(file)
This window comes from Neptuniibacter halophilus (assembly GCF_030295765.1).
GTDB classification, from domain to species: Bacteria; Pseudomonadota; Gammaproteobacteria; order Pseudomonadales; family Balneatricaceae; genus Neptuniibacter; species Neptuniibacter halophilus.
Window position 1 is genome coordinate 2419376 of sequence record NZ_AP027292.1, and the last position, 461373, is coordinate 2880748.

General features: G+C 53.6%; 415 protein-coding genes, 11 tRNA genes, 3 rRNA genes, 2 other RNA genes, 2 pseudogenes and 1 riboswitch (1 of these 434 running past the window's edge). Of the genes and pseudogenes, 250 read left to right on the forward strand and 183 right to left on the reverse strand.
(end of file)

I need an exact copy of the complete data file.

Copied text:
This window comes from Neptuniibacter halophilus (assembly GCF_030295765.1).
GTDB classification, from domain to species: Bacteria; Pseudomonadota; Gammaproteobacteria; order Pseudomonadales; family Balneatricaceae; genus Neptuniibacter; species Neptuniibacter halophilus.
Window position 1 is genome coordinate 2419376 of sequence record NZ_AP027292.1, and the last position, 461373, is coordinate 2880748.

General features: G+C 53.6%; 415 protein-coding genes, 11 tRNA genes, 3 rRNA genes, 2 other RNA genes, 2 pseudogenes and 1 riboswitch (1 of these 434 running past the window's edge). Of the genes and pseudogenes, 250 read left to right on the forward strand and 183 right to left on the reverse strand.